Authorities dealing with the dialogue have said useful things about the matter; collections of prayers from Christianity, Islam and other religions have been published. The authenticity of the encounter is particularly important. It is not the spectacular that matters; it is crucial that the things which are symbolically done and expressed in words represent the reality and quality of the participants' encounter.

A particularly beautiful prayer is the prayer of the "Religious Brotherhood" in Cairo, which for decades has been meeting monthly. At the beginning all the participants, Muslims, Jews and Christians say together the following words:

    God, to you we turn,
    In you we place our trust,
    It's you for whose help we ask.
    Urgently we ask:
    Give us the power of faith in you
    And the right action by the right guidance of your prophets and messengers.
    And we ask you, O God, to make every one of us
    Loyal to his faith and his religion,
    Without narrow-mindedness which harms us ourselves,
    Without fanaticism that does injustice to our fellow citizens.
    We beseech you, our Lord,
    bless our religious brotherhood.
    Give that sincerity determines us here,
    Justice be the goal pursued here.
    Peace be the good we find here.
    O Thou Living, Thou Eternal
    To Thee be praise and honour.
    Amen.

 

Together Before God

There is not only one answer and also no unambiguous answer to the question of common prayer with Muslims. For that the possible times and places, the forms and concrete situations of prayer are truly too diverse. Moreover the question of joint prayer raises numerous fundamental questions of theology and of the Christian-Islamic dialogue as such. With this issue we are moving on a delicate terrain.

 


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But this fact will and must by no means keep Christians away from longing for the encounter with Muslims before God and in prayer, to know oneself together with Muslims responsible for each other before God, and - wherever meaningful opportunities occur - to come together for common worship of God, for the praise of the One whom both religious communities confess as their creator, upholder and judge, by whom they know themselves called to joint responsibility.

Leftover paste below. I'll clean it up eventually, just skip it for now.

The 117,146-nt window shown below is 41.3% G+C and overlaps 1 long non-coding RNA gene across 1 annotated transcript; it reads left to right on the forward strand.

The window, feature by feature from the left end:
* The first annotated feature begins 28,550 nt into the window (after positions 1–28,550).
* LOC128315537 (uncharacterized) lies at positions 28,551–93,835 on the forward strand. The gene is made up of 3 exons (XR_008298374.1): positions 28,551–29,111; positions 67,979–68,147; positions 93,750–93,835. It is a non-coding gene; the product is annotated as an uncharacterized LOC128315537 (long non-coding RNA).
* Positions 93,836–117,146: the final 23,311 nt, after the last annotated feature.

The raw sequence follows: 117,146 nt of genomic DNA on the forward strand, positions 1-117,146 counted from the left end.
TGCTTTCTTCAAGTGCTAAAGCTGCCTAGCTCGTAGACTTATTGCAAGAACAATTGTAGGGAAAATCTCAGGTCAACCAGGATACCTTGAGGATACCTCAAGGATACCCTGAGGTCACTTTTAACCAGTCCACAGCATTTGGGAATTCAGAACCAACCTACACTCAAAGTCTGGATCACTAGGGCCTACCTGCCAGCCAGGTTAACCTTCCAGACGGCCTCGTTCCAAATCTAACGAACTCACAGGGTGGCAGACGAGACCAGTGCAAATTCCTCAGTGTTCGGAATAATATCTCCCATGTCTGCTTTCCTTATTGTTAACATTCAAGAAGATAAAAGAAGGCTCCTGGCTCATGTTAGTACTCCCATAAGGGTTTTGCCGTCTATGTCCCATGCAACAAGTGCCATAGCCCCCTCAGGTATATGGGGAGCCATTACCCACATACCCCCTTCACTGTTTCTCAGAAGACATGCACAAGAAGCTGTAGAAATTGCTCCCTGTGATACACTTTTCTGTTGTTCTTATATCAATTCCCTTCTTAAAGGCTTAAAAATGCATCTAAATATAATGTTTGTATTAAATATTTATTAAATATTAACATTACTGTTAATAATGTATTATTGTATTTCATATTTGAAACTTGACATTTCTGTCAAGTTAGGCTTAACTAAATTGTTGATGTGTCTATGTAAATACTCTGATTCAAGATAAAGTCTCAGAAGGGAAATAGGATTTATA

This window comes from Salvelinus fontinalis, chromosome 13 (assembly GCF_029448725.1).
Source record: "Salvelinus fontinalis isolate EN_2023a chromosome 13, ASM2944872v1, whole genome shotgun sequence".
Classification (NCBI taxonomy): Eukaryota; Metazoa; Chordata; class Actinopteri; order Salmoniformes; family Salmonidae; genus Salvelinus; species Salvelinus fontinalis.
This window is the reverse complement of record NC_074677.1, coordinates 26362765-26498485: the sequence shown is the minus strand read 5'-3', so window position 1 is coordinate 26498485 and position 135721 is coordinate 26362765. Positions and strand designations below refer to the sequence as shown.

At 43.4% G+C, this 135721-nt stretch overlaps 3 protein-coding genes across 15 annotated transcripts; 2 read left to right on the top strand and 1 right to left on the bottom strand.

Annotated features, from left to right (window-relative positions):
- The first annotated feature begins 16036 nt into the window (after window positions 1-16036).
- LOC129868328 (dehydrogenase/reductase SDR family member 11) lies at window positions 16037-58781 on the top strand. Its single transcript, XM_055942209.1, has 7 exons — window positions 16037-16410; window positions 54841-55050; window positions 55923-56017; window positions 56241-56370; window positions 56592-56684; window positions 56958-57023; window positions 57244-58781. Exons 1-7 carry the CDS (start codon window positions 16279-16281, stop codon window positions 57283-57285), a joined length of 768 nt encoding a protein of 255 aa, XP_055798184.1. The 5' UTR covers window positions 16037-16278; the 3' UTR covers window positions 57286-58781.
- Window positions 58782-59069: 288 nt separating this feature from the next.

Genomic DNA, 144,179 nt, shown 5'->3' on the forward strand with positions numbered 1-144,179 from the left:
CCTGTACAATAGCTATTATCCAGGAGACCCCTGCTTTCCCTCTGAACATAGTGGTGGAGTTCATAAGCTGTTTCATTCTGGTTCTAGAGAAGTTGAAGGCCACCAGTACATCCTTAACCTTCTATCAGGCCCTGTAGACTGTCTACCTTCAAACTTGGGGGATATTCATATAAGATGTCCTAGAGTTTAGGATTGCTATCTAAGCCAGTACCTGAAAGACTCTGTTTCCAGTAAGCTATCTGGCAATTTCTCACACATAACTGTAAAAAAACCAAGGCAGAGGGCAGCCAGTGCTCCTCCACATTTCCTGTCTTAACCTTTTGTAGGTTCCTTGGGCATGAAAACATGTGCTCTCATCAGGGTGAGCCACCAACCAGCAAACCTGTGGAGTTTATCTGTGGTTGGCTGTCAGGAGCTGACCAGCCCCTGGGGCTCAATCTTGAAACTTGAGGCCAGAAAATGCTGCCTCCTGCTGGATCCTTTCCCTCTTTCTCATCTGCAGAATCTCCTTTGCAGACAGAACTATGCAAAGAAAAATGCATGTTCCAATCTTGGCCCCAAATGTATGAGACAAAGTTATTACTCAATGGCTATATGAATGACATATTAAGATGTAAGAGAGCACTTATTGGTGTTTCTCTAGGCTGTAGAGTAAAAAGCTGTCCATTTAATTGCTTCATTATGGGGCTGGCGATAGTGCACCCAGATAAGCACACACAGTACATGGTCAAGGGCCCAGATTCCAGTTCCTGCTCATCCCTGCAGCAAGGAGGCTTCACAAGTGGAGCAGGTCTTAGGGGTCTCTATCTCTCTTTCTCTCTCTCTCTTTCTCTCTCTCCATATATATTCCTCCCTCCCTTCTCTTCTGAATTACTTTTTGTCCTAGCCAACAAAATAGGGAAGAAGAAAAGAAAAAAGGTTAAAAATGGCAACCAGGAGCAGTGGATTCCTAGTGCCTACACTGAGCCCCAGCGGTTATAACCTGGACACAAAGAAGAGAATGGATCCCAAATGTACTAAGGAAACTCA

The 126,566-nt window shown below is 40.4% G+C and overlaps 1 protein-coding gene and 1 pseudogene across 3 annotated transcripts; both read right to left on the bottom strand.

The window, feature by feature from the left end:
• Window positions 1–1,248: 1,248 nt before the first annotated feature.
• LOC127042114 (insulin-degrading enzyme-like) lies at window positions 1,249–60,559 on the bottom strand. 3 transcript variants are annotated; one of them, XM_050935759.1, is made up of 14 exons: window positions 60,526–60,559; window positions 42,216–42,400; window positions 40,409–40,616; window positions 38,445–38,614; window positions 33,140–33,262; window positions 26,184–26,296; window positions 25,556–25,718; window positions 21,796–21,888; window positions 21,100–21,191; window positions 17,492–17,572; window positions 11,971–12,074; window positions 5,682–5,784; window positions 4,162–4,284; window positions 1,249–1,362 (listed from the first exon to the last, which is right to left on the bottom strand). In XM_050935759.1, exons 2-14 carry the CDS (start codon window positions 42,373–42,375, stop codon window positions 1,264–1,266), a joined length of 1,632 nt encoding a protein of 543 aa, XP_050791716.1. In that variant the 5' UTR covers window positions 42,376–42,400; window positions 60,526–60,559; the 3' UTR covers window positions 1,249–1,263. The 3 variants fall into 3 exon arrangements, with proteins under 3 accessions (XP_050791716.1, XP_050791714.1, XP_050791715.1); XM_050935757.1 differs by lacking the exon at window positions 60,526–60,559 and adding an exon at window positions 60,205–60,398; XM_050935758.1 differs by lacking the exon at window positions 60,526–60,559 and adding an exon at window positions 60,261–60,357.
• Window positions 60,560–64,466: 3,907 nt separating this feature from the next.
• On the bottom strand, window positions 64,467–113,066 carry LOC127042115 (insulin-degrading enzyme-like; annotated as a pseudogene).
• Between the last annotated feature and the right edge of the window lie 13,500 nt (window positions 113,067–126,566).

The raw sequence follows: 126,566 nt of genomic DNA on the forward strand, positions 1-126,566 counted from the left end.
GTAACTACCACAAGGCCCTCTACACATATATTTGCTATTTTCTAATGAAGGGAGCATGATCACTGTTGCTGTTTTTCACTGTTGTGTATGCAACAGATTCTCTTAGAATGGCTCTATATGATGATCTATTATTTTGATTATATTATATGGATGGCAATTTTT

In 1964 Pope Paul VI named in his groundbreaking encyclical letter "Ecclesiam Suam" four virtues which should generally characterize the dialogue. You can apply these virtues also to the common prayer of Muslims and Christians. Paul VI writes: "There is need for clarity and gentleness, confidence and wisdom." {13} Led by those virtues the common prayer of Christians and Muslims in its various forms and on various occasions can create something lasting. It will promote the quality of the Christians' and Muslims' living together as neighbours and of many others who are or are no longer moulded by religion in increasingly pluralistic societies of our One World, and so in a dignified manner praise God, the Father of all.

 

NOTES

{1} Interreligious Dialogue. The official teaching of the Catholic Church, edited by F. Gioia (Boston 1997) No. 537.

{2} Arbeitshilfe 170, edited by the office of the German Bishops' Conference (Bonn 2003).

{3} Ibid. 20.

{4} Ibid.

{5} Ibid.

{6} Ibid. 23.

{7} www.koeln.de/artikel/INC/Koelns-Kardinal-Meisner

{8} See KNA, 11.12.2006 und Frankfurter Rundschau, 9.12.2006.

{9} Ch. van Nispen tot Sevenaer, Chrétiens et musulmans frères devant Dieu? (Paris 2004) 106–109.

{10} Gioia (Note 1) No. 363.

{11} Van Nispen tot Sevenaer (Note 9) 144.

{12} Gioia (Note 1) No. 572.

{13} Ibid. No. 106.